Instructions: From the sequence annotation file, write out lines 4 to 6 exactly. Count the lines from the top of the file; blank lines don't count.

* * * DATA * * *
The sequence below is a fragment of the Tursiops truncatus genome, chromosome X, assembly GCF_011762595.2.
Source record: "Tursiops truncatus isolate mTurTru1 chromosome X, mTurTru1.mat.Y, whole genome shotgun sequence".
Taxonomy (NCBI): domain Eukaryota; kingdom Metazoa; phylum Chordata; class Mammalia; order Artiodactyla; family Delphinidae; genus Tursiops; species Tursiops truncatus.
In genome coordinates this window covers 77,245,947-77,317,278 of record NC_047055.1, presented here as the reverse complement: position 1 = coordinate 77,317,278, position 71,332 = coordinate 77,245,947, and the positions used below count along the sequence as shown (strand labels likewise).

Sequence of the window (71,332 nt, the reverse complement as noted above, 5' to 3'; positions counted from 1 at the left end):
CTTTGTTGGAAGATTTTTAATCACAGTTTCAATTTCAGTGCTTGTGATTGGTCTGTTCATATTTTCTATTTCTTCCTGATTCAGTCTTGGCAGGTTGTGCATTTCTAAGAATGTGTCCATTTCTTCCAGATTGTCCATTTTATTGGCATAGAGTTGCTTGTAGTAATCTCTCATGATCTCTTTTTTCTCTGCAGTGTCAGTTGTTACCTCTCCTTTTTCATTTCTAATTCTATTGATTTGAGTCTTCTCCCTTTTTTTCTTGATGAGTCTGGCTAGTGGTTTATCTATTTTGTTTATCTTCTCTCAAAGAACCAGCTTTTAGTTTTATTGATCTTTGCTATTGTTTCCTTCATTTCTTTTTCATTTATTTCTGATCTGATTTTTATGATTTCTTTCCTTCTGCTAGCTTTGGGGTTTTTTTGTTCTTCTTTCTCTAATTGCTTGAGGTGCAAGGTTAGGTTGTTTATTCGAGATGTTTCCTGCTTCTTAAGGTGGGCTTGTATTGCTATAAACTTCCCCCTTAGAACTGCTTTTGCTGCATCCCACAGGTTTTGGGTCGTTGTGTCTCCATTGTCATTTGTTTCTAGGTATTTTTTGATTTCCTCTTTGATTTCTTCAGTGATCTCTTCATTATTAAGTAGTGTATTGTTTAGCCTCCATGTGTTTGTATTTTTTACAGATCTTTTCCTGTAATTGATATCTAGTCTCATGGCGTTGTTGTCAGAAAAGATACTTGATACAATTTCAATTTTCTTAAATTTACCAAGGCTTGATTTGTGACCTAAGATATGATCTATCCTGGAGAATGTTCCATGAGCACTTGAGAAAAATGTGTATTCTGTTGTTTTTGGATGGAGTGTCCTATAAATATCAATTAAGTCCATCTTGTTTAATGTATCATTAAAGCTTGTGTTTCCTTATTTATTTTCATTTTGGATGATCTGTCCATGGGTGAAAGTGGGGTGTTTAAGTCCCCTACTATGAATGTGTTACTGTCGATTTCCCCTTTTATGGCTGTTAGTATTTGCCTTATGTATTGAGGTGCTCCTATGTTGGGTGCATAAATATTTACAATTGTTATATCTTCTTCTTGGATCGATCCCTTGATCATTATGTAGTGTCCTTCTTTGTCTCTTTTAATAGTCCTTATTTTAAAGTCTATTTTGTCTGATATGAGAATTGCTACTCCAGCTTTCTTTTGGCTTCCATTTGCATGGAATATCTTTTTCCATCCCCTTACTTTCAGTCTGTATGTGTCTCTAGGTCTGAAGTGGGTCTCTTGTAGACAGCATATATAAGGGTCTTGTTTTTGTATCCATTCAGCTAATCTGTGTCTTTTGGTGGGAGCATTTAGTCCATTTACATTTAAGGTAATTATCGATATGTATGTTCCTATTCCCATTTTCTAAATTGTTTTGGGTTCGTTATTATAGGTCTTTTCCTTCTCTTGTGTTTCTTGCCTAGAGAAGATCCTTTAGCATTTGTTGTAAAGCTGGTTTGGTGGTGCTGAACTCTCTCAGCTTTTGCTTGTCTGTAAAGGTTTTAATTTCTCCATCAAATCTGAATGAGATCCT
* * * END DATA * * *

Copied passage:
In genome coordinates this window covers 77,245,947-77,317,278 of record NC_047055.1, presented here as the reverse complement: position 1 = coordinate 77,317,278, position 71,332 = coordinate 77,245,947, and the positions used below count along the sequence as shown (strand labels likewise).

Sequence of the window (71,332 nt, the reverse complement as noted above, 5' to 3'; positions counted from 1 at the left end):
CTTTGTTGGAAGATTTTTAATCACAGTTTCAATTTCAGTGCTTGTGATTGGTCTGTTCATATTTTCTATTTCTTCCTGATTCAGTCTTGGCAGGTTGTGCATTTCTAAGAATGTGTCCATTTCTTCCAGATTGTCCATTTTATTGGCATAGAGTTGCTTGTAGTAATCTCTCATGATCTCTTTTTTCTCTGCAGTGTCAGTTGTTACCTCTCCTTTTTCATTTCTAATTCTATTGATTTGAGTCTTCTCCCTTTTTTTCTTGATGAGTCTGGCTAGTGGTTTATCTATTTTGTTTATCTTCTCTCAAAGAACCAGCTTTTAGTTTTATTGATCTTTGCTATTGTTTCCTTCATTTCTTTTTCATTTATTTCTGATCTGATTTTTATGATTTCTTTCCTTCTGCTAGCTTTGGGGTTTTTTTGTTCTTCTTTCTCTAATTGCTTGAGGTGCAAGGTTAGGTTGTTTATTCGAGATGTTTCCTGCTTCTTAAGGTGGGCTTGTATTGCTATAAACTTCCCCCTTAGAACTGCTTTTGCTGCATCCCACAGGTTTTGGGTCGTTGTGTCTCCATTGTCATTTGTTTCTAGGTATTTTTTGATTTCCTCTTTGATTTCTTCAGTGATCTCTTCATTATTAAGTAGTGTATTGTTTAGCCTCCATGTGTTTGTATTTTTTACAGATCTTTTCCTGTAATTGATATCTAGTCTCATGGCGTTGTTGTCAGAAAAGATACTTGATACAATTTCAATTTTCTTAAATTTACCAAGGCTTGATTTGTGACCTAAGATATGATCTATCCTGGAGAATGTTCCATGAGCACTTGAGAAAAATGTGTATTCTGTTGTTTTTGGATGGAGTGTCCTATAAATATCAATTAAGTCCATCTTGTTTAATGTATCATTAAAGCTTGTGTTTCCTTATTTATTTTCATTTTGGATGATCTGTCCATGGGTGAAAGTGGGGTGTTTAAGTCCCCTACTATGAATGTGTTACTGTCGATTTCCCCTTTTATGGCTGTTAGTATTTGCCTTATGTATTGAGGTGCTCCTATGTTGGGTGCATAAATATTTACAATTGTTATATCTTCTTCTTGGATCGATCCCTTGATCATTATGTAGTGTCCTTCTTTGTCTCTTTTAATAGTCCTTATTTTAAAGTCTATTTTGTCTGATATGAGAATTGCTACTCCAGCTTTCTTTTGGCTTCCATTTGCATGGAATATCTTTTTCCATCCCCTTACTTTCAGTCTGTATGTGTCTCTAGGTCTGAAGTGGGTCTCTTGTAGACAGCATATATAAGGGTCTTGTTTTTGTATCCATTCAGCTAATCTGTGTCTTTTGGTGGGAGCATTTAGTCCATTTACATTTAAGGTAATTATCGATATGTATGTTCCTATTCCCATTTTCTAAATTGTTTTGGGTTCGTTATTATAGGTCTTTTCCTTCTCTTGTGTTTCTTGCCTAGAGAAGATCCTTTAGCATTTGTTGTAAAGCTGGTTTGGTGGTGCTGAACTCTCTCAGCTTTTGCTTGTCTGTAAAGGTTTTAATTTCTCCATCAAATCTGAATGAGATCCT